At Cross and Throne

I remember the precise moment it happened as if it were yesterday: it was like waking from a long sleep and seeing the sun shining brightly. There I was, at Holy Mass, like I’d been countless times before, but suddenly this one was different — I was transported across space and time into the presence of our Lord.

The hammer that struck me deep in my soul was the realization that I'd been there before and hadn't appreciated the privilege. My eyes welled up with tears that fell uncontrollably until I reluctantly pulled myself away at the end of the celebration.

St. Peter’s words on Mt. Tabor came to mind” “Lord, it is good that we are here,” I thought, followed almost immediately by St. Mary Magdalene’s joyful cry, “I have seen the Lord!”

I have been a daily communicant ever since, hardly able to wait until the next time I could be close to Him in the Eucharist.

The Catechism of the Catholic Church discusses the Holy Mass in the discourse about the Holy Eucharist: “Is this not the same movement as the Paschal meal of the risen Jesus with his disciples? Walking with them he explained the Scriptures to them; sitting with them at table 'he took bread, blessed and broke it, and gave it to them'” (CCC #1347).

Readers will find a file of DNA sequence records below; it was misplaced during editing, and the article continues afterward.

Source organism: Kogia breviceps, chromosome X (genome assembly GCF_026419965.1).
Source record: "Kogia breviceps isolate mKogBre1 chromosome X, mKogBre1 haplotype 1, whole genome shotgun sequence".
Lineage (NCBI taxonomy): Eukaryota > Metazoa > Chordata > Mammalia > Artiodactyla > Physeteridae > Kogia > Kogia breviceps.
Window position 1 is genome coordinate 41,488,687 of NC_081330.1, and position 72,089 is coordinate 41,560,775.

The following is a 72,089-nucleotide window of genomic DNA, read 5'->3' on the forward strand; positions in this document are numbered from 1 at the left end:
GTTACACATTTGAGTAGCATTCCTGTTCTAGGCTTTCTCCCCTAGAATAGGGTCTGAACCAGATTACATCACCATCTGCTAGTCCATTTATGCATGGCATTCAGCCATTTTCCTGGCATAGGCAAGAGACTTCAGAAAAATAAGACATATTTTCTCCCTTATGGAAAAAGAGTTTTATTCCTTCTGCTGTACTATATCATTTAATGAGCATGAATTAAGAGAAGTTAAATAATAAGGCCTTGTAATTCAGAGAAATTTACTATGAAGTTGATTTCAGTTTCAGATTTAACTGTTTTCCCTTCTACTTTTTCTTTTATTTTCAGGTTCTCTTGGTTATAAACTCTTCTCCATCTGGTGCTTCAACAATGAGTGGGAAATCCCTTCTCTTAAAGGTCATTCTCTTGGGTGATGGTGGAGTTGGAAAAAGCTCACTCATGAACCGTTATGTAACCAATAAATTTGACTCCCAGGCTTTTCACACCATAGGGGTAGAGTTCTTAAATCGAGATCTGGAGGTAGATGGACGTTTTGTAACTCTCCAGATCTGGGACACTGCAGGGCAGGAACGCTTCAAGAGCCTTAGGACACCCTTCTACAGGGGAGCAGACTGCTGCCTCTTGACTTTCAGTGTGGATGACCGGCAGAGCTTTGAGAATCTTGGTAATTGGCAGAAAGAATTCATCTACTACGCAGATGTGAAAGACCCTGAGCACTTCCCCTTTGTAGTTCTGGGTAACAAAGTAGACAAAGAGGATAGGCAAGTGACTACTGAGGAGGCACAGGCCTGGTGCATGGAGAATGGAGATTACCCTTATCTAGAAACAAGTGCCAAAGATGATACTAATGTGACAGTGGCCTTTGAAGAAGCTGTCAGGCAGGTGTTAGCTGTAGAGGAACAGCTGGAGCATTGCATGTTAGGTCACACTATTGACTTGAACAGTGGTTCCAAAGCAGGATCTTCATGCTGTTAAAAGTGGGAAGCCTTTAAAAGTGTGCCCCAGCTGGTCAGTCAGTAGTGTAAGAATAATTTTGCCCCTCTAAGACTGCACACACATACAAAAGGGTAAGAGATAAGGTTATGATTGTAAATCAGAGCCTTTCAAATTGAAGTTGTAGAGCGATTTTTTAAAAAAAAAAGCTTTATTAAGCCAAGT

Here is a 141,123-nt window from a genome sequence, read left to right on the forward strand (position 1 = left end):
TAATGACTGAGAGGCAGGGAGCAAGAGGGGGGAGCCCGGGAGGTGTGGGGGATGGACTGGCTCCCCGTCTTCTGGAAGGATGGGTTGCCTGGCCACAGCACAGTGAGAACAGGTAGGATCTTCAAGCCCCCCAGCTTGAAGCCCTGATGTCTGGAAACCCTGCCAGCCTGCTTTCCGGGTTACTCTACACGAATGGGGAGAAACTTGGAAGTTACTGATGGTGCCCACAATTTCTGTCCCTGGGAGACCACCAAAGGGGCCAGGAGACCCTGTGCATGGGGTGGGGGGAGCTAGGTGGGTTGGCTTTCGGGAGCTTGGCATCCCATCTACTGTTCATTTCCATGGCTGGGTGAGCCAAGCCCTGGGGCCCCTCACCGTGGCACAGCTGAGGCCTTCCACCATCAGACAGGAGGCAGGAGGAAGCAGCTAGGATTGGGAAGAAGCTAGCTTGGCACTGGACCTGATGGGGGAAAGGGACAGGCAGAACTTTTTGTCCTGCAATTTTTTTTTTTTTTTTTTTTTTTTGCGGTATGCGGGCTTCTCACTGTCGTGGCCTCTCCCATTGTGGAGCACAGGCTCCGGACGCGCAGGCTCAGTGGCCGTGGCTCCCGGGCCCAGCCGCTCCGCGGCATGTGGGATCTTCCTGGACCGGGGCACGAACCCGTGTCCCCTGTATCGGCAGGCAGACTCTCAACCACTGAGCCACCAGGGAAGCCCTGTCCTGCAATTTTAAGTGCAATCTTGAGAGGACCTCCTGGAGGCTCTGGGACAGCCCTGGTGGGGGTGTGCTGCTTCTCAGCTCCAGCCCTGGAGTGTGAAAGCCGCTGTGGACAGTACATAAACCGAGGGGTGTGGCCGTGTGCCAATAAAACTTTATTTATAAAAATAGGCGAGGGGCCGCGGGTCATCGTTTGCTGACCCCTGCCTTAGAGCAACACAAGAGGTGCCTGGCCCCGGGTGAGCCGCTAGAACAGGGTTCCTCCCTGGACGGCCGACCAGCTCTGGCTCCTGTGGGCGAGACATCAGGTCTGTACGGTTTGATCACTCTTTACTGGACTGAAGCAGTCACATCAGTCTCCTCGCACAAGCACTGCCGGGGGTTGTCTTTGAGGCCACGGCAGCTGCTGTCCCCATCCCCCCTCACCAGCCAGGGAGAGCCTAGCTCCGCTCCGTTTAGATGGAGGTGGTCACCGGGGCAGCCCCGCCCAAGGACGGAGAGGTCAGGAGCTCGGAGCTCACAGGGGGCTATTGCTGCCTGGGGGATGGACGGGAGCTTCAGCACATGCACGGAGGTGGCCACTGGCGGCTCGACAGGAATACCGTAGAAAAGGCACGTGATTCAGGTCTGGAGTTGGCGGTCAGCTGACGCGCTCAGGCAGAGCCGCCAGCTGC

At the Holy Mass, we’re there, simultaneously at the foot of the Cross and before the Throne of the Father, transported across space and time — not as metaphor, but really there! When the priest proclaims Christ’s words, he is not replacing Christ, but Christ is acting through the priest. Again, the Catechism has great words for us:

He is high priest of the New Covenant; it is he himself who presides invisibly over every Eucharistic celebration. It is in representing him that the bishop or priest acting in the person of Christ the head (in persona Christi capitis) presides over the assembly, speaks after the readings, receives the offerings, and says the Eucharistic Prayer. (CCC#1348)

The Holy Mass is not some empty ritual or “nice” ceremony, it is the gate of Heaven. When we sing the Sanctus (Holy, Holy, Holy) we join the angels and saints in their eternal praise around the Throne. When we see the priest elevate the Host, we’re looking upon Jesus, the Lamb of God, “standing as if slain” (Rv 5:6) in the perpetual yet once-and-for-all sacrifice that set us free from sin.

What a wondrous, amazing gift is the Holy Mass! He is always there, waiting for us to come to Mt. Tabor and Golgotha, to join Him before the Throne for the Wedding Feast of the Lamb.

Yes, “It is good that we are here!”

Mickey Addison is a career military officer, and has been a catechist at the parish level since 2000. He and his wife have been married for 19 years and they have two children. He can be reached at

This article was previously published on the Rosary Army’s website and is used by permission.

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